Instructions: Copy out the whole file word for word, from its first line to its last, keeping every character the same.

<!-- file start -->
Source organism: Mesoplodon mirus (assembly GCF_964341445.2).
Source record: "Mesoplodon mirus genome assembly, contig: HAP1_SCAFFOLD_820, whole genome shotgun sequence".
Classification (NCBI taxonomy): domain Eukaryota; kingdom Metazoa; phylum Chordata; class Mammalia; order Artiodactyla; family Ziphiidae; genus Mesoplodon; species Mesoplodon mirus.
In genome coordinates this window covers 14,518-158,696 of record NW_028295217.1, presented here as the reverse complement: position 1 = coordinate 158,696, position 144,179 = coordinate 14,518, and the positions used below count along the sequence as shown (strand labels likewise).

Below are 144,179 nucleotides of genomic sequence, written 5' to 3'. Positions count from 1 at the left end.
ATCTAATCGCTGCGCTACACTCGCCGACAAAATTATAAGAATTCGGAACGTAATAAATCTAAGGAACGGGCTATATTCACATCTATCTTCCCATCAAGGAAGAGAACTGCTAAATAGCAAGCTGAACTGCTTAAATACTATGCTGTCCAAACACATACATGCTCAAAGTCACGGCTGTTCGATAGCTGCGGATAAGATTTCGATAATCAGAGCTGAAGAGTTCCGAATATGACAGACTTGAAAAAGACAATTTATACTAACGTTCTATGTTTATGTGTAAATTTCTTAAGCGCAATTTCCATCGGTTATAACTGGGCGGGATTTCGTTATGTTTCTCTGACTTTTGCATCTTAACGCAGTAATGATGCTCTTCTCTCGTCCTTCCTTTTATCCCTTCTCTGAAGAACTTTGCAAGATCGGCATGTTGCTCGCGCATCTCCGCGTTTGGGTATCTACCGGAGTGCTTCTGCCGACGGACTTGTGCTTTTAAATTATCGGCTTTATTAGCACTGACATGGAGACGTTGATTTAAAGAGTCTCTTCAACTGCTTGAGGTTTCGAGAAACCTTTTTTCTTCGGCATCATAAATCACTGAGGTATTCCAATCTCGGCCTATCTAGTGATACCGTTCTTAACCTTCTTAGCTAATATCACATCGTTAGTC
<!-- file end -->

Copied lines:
Source organism: Mesoplodon mirus (assembly GCF_964341445.2).
Source record: "Mesoplodon mirus genome assembly, contig: HAP1_SCAFFOLD_820, whole genome shotgun sequence".
Classification (NCBI taxonomy): domain Eukaryota; kingdom Metazoa; phylum Chordata; class Mammalia; order Artiodactyla; family Ziphiidae; genus Mesoplodon; species Mesoplodon mirus.
In genome coordinates this window covers 14,518-158,696 of record NW_028295217.1, presented here as the reverse complement: position 1 = coordinate 158,696, position 144,179 = coordinate 14,518, and the positions used below count along the sequence as shown (strand labels likewise).

Below are 144,179 nucleotides of genomic sequence, written 5' to 3'. Positions count from 1 at the left end.
ATCTAATCGCTGCGCTACACTCGCCGACAAAATTATAAGAATTCGGAACGTAATAAATCTAAGGAACGGGCTATATTCACATCTATCTTCCCATCAAGGAAGAGAACTGCTAAATAGCAAGCTGAACTGCTTAAATACTATGCTGTCCAAACACATACATGCTCAAAGTCACGGCTGTTCGATAGCTGCGGATAAGATTTCGATAATCAGAGCTGAAGAGTTCCGAATATGACAGACTTGAAAAAGACAATTTATACTAACGTTCTATGTTTATGTGTAAATTTCTTAAGCGCAATTTCCATCGGTTATAACTGGGCGGGATTTCGTTATGTTTCTCTGACTTTTGCATCTTAACGCAGTAATGATGCTCTTCTCTCGTCCTTCCTTTTATCCCTTCTCTGAAGAACTTTGCAAGATCGGCATGTTGCTCGCGCATCTCCGCGTTTGGGTATCTACCGGAGTGCTTCTGCCGACGGACTTGTGCTTTTAAATTATCGGCTTTATTAGCACTGACATGGAGACGTTGATTTAAAGAGTCTCTTCAACTGCTTGAGGTTTCGAGAAACCTTTTTTCTTCGGCATCATAAATCACTGAGGTATTCCAATCTCGGCCTATCTAGTGATACCGTTCTTAACCTTCTTAGCTAATATCACATCGTTAGTC